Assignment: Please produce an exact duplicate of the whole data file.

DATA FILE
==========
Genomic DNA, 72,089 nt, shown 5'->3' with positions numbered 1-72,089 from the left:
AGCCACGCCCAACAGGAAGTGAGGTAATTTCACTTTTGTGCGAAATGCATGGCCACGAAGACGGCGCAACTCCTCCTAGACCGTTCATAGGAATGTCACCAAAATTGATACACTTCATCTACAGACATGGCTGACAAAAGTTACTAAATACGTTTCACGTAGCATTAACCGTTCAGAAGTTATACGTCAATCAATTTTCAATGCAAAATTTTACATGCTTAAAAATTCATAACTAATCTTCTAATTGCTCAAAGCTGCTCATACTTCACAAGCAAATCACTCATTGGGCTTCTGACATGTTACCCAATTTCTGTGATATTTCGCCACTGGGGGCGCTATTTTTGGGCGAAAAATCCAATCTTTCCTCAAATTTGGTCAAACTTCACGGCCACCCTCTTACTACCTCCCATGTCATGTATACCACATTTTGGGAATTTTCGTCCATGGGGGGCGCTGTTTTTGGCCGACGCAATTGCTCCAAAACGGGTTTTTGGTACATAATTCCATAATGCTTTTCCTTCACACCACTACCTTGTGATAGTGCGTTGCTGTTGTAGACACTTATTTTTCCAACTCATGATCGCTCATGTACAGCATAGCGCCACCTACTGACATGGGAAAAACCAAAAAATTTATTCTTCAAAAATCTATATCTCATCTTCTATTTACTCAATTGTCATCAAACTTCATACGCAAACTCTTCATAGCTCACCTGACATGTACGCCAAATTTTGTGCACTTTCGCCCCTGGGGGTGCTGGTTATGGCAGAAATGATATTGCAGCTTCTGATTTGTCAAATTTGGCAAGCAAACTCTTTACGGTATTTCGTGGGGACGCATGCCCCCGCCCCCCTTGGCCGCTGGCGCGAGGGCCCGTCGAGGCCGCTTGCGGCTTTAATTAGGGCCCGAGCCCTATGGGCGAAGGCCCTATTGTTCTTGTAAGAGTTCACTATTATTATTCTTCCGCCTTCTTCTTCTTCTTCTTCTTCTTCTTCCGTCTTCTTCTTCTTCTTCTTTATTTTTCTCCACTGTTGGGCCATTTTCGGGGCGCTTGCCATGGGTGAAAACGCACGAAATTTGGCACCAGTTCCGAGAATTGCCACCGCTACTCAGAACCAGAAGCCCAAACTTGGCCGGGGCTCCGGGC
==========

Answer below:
Genomic DNA, 72,089 nt, shown 5'->3' with positions numbered 1-72,089 from the left:
AGCCACGCCCAACAGGAAGTGAGGTAATTTCACTTTTGTGCGAAATGCATGGCCACGAAGACGGCGCAACTCCTCCTAGACCGTTCATAGGAATGTCACCAAAATTGATACACTTCATCTACAGACATGGCTGACAAAAGTTACTAAATACGTTTCACGTAGCATTAACCGTTCAGAAGTTATACGTCAATCAATTTTCAATGCAAAATTTTACATGCTTAAAAATTCATAACTAATCTTCTAATTGCTCAAAGCTGCTCATACTTCACAAGCAAATCACTCATTGGGCTTCTGACATGTTACCCAATTTCTGTGATATTTCGCCACTGGGGGCGCTATTTTTGGGCGAAAAATCCAATCTTTCCTCAAATTTGGTCAAACTTCACGGCCACCCTCTTACTACCTCCCATGTCATGTATACCACATTTTGGGAATTTTCGTCCATGGGGGGCGCTGTTTTTGGCCGACGCAATTGCTCCAAAACGGGTTTTTGGTACATAATTCCATAATGCTTTTCCTTCACACCACTACCTTGTGATAGTGCGTTGCTGTTGTAGACACTTATTTTTCCAACTCATGATCGCTCATGTACAGCATAGCGCCACCTACTGACATGGGAAAAACCAAAAAATTTATTCTTCAAAAATCTATATCTCATCTTCTATTTACTCAATTGTCATCAAACTTCATACGCAAACTCTTCATAGCTCACCTGACATGTACGCCAAATTTTGTGCACTTTCGCCCCTGGGGGTGCTGGTTATGGCAGAAATGATATTGCAGCTTCTGATTTGTCAAATTTGGCAAGCAAACTCTTTACGGTATTTCGTGGGGACGCATGCCCCCGCCCCCCTTGGCCGCTGGCGCGAGGGCCCGTCGAGGCCGCTTGCGGCTTTAATTAGGGCCCGAGCCCTATGGGCGAAGGCCCTATTGTTCTTGTAAGAGTTCACTATTATTATTCTTCCGCCTTCTTCTTCTTCTTCTTCTTCTTCTTCCGTCTTCTTCTTCTTCTTCTTTATTTTTCTCCACTGTTGGGCCATTTTCGGGGCGCTTGCCATGGGTGAAAACGCACGAAATTTGGCACCAGTTCCGAGAATTGCCACCGCTACTCAGAACCAGAAGCCCAAACTTGGCCGGGGCTCCGGGC